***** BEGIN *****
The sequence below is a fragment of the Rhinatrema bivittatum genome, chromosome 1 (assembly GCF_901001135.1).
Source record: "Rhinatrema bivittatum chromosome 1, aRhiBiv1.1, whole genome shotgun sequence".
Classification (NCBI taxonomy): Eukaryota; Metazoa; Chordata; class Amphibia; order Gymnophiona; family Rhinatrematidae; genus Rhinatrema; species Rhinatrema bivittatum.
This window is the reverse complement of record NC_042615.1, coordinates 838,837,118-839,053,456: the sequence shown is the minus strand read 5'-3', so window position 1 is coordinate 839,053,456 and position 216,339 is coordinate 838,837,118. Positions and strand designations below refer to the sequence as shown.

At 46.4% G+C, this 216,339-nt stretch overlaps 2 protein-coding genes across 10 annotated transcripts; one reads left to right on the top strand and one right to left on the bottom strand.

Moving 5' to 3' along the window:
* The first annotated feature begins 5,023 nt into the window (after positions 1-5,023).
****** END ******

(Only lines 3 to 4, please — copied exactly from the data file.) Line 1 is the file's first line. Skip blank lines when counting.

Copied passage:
Classification (NCBI taxonomy): Eukaryota; Metazoa; Chordata; class Amphibia; order Gymnophiona; family Rhinatrematidae; genus Rhinatrema; species Rhinatrema bivittatum.
This window is the reverse complement of record NC_042615.1, coordinates 838,837,118-839,053,456: the sequence shown is the minus strand read 5'-3', so window position 1 is coordinate 839,053,456 and position 216,339 is coordinate 838,837,118. Positions and strand designations below refer to the sequence as shown.